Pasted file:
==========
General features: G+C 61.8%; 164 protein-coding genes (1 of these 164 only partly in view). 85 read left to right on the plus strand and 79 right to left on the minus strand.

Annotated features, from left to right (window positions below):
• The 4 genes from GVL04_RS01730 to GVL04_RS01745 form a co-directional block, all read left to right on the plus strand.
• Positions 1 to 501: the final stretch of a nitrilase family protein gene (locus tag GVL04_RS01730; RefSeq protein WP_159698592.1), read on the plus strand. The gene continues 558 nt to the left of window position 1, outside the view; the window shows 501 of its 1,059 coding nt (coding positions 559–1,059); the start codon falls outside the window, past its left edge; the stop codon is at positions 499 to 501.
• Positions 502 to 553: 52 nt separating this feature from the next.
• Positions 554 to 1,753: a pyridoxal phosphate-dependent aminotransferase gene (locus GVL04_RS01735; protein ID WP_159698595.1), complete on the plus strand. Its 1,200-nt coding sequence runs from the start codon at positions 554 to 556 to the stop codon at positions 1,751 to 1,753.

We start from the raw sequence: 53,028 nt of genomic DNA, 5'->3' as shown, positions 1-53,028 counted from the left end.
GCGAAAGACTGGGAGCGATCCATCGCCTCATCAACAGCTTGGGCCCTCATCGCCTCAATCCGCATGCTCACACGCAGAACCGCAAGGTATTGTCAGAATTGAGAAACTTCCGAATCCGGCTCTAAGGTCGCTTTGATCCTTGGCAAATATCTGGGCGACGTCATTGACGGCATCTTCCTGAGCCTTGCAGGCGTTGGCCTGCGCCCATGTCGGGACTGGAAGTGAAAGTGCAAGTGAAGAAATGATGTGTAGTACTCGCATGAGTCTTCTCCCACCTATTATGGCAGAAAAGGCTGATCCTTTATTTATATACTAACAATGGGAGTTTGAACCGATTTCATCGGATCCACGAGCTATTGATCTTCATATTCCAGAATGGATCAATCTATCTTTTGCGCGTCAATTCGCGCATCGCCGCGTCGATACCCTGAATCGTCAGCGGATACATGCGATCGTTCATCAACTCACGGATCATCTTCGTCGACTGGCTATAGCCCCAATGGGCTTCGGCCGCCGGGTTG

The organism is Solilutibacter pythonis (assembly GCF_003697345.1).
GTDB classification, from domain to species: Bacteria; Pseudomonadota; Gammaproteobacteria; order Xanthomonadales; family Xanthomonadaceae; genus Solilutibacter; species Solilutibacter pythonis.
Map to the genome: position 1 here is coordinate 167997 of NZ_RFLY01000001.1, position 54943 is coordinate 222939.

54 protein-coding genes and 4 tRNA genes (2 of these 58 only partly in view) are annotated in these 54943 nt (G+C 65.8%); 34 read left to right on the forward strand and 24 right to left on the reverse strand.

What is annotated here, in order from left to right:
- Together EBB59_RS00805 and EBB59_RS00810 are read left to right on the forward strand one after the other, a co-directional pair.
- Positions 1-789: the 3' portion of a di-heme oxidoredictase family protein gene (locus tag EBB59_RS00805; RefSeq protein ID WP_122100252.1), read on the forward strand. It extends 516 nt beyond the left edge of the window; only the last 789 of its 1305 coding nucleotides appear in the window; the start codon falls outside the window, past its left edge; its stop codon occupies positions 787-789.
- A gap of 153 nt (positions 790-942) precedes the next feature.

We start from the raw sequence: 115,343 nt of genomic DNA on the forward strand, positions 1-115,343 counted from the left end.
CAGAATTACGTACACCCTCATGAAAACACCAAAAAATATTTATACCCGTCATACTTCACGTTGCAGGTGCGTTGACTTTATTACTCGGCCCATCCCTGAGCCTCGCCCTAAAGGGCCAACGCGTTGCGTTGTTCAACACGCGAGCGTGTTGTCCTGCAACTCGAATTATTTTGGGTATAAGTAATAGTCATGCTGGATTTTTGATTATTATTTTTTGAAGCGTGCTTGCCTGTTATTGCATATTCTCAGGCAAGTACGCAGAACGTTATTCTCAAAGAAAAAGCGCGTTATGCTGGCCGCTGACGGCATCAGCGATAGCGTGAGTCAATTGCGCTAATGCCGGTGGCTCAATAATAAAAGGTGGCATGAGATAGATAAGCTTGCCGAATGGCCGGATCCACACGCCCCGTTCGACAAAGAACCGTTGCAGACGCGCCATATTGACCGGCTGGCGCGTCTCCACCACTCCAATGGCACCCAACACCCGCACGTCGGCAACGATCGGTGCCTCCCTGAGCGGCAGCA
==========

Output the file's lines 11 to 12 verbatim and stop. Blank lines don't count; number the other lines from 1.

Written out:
Map to the genome: position 1 here is coordinate 167997 of NZ_RFLY01000001.1, position 54943 is coordinate 222939.

54 protein-coding genes and 4 tRNA genes (2 of these 58 only partly in view) are annotated in these 54943 nt (G+C 65.8%); 34 read left to right on the forward strand and 24 right to left on the reverse strand.